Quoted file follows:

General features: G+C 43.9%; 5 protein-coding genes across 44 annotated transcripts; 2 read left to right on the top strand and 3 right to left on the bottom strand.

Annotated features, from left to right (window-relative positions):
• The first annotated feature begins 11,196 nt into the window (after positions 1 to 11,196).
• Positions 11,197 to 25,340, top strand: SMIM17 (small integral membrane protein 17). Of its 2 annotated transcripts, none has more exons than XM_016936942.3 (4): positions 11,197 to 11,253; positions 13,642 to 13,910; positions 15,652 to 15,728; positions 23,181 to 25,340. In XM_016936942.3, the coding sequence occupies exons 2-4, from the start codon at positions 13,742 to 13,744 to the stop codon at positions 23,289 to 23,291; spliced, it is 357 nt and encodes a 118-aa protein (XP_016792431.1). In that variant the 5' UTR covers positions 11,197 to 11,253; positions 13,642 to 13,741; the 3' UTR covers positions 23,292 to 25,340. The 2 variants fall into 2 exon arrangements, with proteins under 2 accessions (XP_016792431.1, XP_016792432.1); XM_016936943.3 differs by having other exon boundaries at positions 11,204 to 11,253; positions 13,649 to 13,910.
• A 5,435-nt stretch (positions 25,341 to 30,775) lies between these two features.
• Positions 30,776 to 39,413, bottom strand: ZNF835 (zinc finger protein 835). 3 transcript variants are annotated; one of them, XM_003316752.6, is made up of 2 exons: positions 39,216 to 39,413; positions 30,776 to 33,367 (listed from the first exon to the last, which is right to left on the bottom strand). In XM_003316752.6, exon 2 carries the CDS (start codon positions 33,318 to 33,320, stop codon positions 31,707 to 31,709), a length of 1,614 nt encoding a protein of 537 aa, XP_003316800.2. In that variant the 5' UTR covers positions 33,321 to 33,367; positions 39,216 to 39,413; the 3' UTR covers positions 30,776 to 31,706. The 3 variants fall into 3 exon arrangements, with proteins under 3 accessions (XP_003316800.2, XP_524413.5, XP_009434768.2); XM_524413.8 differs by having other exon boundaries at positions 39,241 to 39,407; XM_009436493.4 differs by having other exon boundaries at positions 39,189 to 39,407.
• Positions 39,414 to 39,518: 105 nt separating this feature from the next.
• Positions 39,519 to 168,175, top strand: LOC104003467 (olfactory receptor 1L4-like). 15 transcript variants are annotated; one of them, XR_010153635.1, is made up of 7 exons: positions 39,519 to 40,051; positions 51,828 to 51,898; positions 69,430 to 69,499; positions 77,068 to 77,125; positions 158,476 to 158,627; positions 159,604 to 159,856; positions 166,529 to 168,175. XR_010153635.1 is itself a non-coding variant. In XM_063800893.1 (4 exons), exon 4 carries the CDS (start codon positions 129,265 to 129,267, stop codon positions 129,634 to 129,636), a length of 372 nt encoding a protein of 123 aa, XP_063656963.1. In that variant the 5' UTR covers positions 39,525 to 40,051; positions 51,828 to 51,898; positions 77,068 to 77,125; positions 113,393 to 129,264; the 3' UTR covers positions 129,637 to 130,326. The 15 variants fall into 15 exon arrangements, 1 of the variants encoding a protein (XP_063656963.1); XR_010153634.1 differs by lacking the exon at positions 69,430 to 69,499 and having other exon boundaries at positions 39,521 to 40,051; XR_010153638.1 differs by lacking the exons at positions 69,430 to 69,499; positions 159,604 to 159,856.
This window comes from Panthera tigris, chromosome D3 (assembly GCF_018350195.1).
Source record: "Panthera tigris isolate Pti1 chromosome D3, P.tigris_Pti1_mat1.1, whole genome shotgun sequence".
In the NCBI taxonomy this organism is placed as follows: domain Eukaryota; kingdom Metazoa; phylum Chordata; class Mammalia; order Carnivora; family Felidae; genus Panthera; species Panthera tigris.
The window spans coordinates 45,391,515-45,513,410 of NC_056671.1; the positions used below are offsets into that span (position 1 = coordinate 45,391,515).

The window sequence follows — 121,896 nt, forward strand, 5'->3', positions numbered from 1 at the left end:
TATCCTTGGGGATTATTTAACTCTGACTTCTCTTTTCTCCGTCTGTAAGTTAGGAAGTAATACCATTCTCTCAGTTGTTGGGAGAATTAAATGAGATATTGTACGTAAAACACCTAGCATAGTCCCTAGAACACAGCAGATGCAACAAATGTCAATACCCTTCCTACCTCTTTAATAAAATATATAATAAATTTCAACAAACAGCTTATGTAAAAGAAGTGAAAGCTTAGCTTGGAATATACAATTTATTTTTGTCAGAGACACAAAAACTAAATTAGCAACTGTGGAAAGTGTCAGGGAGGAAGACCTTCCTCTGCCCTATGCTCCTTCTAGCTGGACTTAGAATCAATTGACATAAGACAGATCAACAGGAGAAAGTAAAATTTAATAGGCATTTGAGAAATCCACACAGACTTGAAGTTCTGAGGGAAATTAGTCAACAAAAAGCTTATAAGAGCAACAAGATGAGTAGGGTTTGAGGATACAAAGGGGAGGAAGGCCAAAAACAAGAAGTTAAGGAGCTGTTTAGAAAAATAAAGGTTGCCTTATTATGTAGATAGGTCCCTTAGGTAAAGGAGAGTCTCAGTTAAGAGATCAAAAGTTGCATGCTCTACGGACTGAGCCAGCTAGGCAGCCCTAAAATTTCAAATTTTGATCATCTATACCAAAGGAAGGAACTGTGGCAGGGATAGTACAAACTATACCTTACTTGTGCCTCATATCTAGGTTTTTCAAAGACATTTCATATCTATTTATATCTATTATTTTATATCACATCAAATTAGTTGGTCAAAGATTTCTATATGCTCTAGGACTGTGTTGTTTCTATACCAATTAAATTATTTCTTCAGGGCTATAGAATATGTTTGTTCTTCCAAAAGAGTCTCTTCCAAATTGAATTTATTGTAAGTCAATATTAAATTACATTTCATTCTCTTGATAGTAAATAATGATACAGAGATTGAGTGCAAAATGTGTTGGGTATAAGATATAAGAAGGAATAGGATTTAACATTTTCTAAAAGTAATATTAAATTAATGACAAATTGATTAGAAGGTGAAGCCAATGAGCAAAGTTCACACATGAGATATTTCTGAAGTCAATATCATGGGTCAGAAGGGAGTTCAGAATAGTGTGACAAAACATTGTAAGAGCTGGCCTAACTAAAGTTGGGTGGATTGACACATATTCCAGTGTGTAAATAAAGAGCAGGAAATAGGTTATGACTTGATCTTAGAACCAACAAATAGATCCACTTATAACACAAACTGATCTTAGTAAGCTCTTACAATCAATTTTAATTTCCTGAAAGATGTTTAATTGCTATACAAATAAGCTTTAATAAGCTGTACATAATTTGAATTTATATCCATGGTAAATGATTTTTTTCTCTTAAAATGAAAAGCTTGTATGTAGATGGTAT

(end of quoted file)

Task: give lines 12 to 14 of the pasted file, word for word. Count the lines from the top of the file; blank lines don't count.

The window spans coordinates 45,391,515-45,513,410 of NC_056671.1; the positions used below are offsets into that span (position 1 = coordinate 45,391,515).

The window sequence follows — 121,896 nt, forward strand, 5'->3', positions numbered from 1 at the left end:
TATCCTTGGGGATTATTTAACTCTGACTTCTCTTTTCTCCGTCTGTAAGTTAGGAAGTAATACCATTCTCTCAGTTGTTGGGAGAATTAAATGAGATATTGTACGTAAAACACCTAGCATAGTCCCTAGAACACAGCAGATGCAACAAATGTCAATACCCTTCCTACCTCTTTAATAAAATATATAATAAATTTCAACAAACAGCTTATGTAAAAGAAGTGAAAGCTTAGCTTGGAATATACAATTTATTTTTGTCAGAGACACAAAAACTAAATTAGCAACTGTGGAAAGTGTCAGGGAGGAAGACCTTCCTCTGCCCTATGCTCCTTCTAGCTGGACTTAGAATCAATTGACATAAGACAGATCAACAGGAGAAAGTAAAATTTAATAGGCATTTGAGAAATCCACACAGACTTGAAGTTCTGAGGGAAATTAGTCAACAAAAAGCTTATAAGAGCAACAAGATGAGTAGGGTTTGAGGATACAAAGGGGAGGAAGGCCAAAAACAAGAAGTTAAGGAGCTGTTTAGAAAAATAAAGGTTGCCTTATTATGTAGATAGGTCCCTTAGGTAAAGGAGAGTCTCAGTTAAGAGATCAAAAGTTGCATGCTCTACGGACTGAGCCAGCTAGGCAGCCCTAAAATTTCAAATTTTGATCATCTATACCAAAGGAAGGAACTGTGGCAGGGATAGTACAAACTATACCTTACTTGTGCCTCATATCTAGGTTTTTCAAAGACATTTCATATCTATTTATATCTATTATTTTATATCACATCAAATTAGTTGGTCAAAGATTTCTATATGCTCTAGGACTGTGTTGTTTCTATACCAATTAAATTATTTCTTCAGGGCTATAGAATATGTTTGTTCTTCCAAAAGAGTCTCTTCCAAATTGAATTTATTGTAAGTCAATATTAAATTACATTTCATTCTCTTGATAGTAAATAATGATACAGAGATTGAGTGCAAAATGTGTTGGGTATAAGATATAAGAAGGAATAGGATTTAACATTTTCTAAAAGTAATATTAAATTAATGACAAATTGATTAGAAGGTGAAGCCAATGAGCAAAGTTCACACATGAGATATTTCTGAAGTCAATATCATGGGTCAGAAGGGAGTTCAGAATAGTGTGACAAAACATTGTAAGAGCTGGCCTAACTAAAGTTGGGTGGATTGACACATATTCCAGTGTGTAAATAAAGAGCAGGAAATAGGTTATGACTTGATCTTAGAACCAACAAATAGATCCACTTATAACACAAACTGATCTTAGTAAGCTCTTACAATCAATTTTAATTTCCTGAAAGATGTTTAATTGCTATACAAATAAGCTTTAATAAGCTGTACATAATTTGAATTTATATCCATGGTAAATGATTTTTTTCTCTTAAAATGAAAAGCTTGTATGTAGATGGTAT